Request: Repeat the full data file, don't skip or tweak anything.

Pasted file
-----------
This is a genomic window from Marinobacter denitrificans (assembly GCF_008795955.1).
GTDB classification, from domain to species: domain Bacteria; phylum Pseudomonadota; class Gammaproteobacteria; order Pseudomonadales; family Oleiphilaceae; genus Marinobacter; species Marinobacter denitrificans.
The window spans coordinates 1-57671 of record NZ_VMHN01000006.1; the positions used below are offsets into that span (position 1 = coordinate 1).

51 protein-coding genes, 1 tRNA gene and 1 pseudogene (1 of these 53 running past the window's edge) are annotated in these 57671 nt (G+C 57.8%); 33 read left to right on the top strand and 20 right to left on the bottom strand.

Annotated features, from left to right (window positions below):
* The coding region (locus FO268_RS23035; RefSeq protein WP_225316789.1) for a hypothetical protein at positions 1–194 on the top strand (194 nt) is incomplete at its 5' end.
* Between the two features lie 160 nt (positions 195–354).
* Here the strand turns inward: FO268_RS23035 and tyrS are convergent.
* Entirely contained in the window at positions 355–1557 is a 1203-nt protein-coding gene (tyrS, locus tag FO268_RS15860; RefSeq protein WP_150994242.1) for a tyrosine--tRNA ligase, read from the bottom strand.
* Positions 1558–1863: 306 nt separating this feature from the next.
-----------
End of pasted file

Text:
This is a genomic window from Marinobacter denitrificans (assembly GCF_008795955.1).
GTDB classification, from domain to species: domain Bacteria; phylum Pseudomonadota; class Gammaproteobacteria; order Pseudomonadales; family Oleiphilaceae; genus Marinobacter; species Marinobacter denitrificans.
The window spans coordinates 1-57671 of record NZ_VMHN01000006.1; the positions used below are offsets into that span (position 1 = coordinate 1).

51 protein-coding genes, 1 tRNA gene and 1 pseudogene (1 of these 53 running past the window's edge) are annotated in these 57671 nt (G+C 57.8%); 33 read left to right on the top strand and 20 right to left on the bottom strand.

Annotated features, from left to right (window positions below):
* The coding region (locus FO268_RS23035; RefSeq protein WP_225316789.1) for a hypothetical protein at positions 1–194 on the top strand (194 nt) is incomplete at its 5' end.
* Between the two features lie 160 nt (positions 195–354).
* Here the strand turns inward: FO268_RS23035 and tyrS are convergent.
* Entirely contained in the window at positions 355–1557 is a 1203-nt protein-coding gene (tyrS, locus tag FO268_RS15860; RefSeq protein WP_150994242.1) for a tyrosine--tRNA ligase, read from the bottom strand.
* Positions 1558–1863: 306 nt separating this feature from the next.